“There is no such thing as witchcraft, but there are those that still believe in the superstitious nonsense that has blighted history with its intolerance. The belief in witchcraft is an evil that has condemned many innocent souls to death. In primitive parts of the world women are still accused and murdered for witchcraft. It was only 170 years ago that women were being put to death in America. The crimes committed in the heinous belief of witchcraft is one of the reasons why I have made it my life’s work to disprove any notion of the supernatural. I will not sit by and tolerate any person’s life being ruined by clearly false accusations of possessing impossible powers.”

The sudden passion in the Professor’s voice took Nigel by surprise.

“But sir I fail to see the significance of this poppet thing. If witchcraft is not real, why are you showing it to me?”

“The poppet you are holding in your hands was discovered by a good friend of mine, Thomas Berwick. He owns Moonhurst Estate in Yorkshire. The poppet was found last week in a chimney in Moonhurst Hall. It was not the only poppet discovered. There was a poppet in every chimney in the hall, over two dozen in total. Now a horde of little straw dollies on their own is not a lot to worry about. However, there has been other strange occurrences at the hall.”

Not liking where this was going Nigel swallowed nervously. “What sort of things?”

“Many are mundane and can be easily explained by the imaginations of uneducated servants. Such as doors opening and closing on their own, phantom voices, spontaneous writing and things going bump. What is more serious is several animals on the estate have been found killed in a ritualistic manor.”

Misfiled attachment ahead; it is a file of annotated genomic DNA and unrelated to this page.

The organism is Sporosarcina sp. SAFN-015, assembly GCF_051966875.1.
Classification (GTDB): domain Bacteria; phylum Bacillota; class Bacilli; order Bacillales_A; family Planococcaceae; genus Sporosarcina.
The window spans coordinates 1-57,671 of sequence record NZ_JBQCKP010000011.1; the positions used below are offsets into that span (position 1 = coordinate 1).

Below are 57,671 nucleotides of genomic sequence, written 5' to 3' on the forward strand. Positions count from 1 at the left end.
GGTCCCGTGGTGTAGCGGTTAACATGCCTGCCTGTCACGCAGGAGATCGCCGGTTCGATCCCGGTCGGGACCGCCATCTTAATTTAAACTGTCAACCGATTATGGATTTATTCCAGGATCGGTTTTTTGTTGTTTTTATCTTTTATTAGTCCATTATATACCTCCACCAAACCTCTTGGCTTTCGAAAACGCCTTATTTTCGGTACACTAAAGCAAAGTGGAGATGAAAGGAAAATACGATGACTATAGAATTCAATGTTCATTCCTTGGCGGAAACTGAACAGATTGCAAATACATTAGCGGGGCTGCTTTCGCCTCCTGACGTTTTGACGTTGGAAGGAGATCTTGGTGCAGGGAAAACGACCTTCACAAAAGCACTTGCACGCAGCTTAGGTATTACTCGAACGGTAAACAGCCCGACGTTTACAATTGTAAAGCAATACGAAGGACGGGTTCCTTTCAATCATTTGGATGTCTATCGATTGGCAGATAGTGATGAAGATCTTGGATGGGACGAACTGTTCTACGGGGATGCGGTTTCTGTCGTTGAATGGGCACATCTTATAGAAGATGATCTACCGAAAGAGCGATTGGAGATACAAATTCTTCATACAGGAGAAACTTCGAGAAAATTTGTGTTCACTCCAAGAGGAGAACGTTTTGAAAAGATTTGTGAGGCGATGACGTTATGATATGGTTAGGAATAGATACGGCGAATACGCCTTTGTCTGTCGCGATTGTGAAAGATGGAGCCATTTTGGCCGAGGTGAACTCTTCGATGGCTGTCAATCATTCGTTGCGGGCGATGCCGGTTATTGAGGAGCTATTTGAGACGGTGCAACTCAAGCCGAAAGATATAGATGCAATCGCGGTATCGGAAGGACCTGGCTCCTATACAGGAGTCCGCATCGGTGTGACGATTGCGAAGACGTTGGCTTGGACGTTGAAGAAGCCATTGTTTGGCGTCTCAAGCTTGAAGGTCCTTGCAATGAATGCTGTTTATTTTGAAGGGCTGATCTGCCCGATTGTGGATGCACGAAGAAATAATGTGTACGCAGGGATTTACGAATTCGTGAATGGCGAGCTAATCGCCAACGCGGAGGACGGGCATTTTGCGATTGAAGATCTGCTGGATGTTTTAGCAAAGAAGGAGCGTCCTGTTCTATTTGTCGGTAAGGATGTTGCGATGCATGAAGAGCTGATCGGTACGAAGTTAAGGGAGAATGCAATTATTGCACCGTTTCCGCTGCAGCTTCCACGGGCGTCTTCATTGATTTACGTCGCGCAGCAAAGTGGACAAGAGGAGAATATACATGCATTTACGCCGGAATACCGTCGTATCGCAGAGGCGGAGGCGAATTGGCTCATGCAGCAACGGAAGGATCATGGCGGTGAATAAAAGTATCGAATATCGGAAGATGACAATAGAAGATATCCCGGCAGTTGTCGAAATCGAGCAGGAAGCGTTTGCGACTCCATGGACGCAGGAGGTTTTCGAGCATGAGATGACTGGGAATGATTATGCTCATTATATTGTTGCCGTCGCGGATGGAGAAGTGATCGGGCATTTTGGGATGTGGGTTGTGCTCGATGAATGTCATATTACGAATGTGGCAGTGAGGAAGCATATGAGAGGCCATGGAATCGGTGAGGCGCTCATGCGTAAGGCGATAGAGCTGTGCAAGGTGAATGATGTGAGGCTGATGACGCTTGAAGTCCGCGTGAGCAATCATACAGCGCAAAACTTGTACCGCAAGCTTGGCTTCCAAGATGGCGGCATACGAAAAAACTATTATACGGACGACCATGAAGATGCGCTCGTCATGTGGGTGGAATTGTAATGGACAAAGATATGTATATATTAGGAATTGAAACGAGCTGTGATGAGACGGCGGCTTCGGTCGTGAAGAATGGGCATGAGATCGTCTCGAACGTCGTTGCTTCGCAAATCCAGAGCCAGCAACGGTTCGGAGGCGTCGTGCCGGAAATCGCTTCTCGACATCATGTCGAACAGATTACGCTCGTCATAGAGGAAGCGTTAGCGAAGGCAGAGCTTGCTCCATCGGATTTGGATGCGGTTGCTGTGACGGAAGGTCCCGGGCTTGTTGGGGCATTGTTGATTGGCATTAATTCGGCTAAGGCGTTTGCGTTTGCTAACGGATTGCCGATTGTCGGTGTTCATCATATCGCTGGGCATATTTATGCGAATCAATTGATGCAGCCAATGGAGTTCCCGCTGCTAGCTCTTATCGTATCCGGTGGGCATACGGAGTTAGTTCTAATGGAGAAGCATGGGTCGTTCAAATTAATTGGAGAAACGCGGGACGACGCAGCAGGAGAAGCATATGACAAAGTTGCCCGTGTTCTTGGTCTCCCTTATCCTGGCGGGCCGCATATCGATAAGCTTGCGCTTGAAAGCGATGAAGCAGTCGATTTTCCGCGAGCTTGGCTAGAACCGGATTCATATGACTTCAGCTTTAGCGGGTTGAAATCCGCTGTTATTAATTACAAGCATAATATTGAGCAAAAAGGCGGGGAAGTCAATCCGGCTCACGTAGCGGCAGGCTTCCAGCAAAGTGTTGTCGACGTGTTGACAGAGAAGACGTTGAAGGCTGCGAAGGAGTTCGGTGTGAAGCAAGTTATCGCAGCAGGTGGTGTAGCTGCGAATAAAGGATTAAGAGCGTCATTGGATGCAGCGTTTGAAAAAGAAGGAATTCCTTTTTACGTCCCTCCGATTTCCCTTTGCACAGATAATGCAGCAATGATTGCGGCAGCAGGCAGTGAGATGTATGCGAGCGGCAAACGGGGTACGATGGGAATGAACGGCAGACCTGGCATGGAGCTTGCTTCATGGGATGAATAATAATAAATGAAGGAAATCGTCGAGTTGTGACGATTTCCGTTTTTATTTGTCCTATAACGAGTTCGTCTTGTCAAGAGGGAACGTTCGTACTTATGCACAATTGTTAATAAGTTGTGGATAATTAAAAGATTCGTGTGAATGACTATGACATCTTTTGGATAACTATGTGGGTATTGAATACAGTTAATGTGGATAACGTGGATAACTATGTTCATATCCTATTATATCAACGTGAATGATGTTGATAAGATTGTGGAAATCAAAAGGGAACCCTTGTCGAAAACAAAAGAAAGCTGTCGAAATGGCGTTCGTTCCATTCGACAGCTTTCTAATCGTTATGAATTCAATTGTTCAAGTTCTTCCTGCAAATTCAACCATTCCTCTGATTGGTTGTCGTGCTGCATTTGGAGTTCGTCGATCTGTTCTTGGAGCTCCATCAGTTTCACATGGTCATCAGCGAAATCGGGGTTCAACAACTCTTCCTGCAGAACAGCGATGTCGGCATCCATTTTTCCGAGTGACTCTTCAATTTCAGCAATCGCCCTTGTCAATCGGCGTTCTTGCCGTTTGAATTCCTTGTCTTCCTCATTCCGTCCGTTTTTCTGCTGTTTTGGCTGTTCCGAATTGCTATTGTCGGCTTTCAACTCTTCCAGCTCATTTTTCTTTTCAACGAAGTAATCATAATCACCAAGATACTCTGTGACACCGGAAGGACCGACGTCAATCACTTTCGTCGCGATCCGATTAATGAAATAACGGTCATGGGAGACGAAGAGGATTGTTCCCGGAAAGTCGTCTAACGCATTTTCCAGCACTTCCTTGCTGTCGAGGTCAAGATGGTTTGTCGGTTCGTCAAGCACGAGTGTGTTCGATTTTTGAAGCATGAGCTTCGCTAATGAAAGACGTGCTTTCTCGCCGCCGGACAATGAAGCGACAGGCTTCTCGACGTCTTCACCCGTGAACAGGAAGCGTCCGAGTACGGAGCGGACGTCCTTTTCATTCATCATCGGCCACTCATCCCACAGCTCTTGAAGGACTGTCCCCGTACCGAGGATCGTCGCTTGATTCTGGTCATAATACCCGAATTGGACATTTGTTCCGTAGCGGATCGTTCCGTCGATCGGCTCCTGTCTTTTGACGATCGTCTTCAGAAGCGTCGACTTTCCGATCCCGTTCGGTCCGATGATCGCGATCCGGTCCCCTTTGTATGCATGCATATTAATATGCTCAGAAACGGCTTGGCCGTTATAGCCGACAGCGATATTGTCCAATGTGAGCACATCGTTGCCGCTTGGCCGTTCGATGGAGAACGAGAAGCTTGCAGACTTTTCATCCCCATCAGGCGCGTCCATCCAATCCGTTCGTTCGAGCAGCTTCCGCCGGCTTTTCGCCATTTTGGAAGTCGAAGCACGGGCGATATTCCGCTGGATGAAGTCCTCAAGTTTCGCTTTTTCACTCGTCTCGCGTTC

“There is more, isn’t there?” Nigel said. He knew the Professor well enough to know that what he had just heard was not enough to spark the Professor’s interest in the matter.

“You are getting better at this. My teaching is not going to waste,” the Professor said. “I have known Thomas since we were boys. We went to school together and I have never met a more rational mind than Thomas. He is well read and does not take fools lightly. Of course, he does not believe that witchcraft exists. However, his wife has been inflicted by a mysterious illness that is draining the energy from her body. She has unexplained pains that come and go as if almost at someone’s whim. Doctors are puzzled about the cause. Then the poppets were discovered and now accusations of witchcraft are causing severe disruption in the household. False beliefs are like a virus and easily spread. The rumours of witchcraft at Moonhurst hall are being spread in the local village. There is a danger it could begin to affect his business interests. He has asked me to disprove all this nonsense, especially as things have taken a serious turn for the worse.”

The Professor hesitated. For a moment he looked lost for words, an occurrence that Nigel had not believed possible.

“What is the matter, sir?” Nigel prompted.

The Professor exhaled deeply. “There has been…”



What happens next is up to You!



To cast your vote, go to


The choices with the most votes will decides what happens next, so choose wisely.






The choice with the most votes will decide what happens next in The Interactive Novel,

So choose wisely!


To cast your vote, go to

Vote Closes 6th April 9am GMT

Third Instalment Published Friday 10th April

The First Instalment


Welcome to The Interactive Novel, the novel that allows you the reader to decide what happens during the novel.

At the end of each weekly instalment there will be at least one poll where you will decide either:

• What happens next
• A setting
• A character to be introduced

Whatever option receives the most votes decides what happens. To take part, read the instalment below and then make your vote.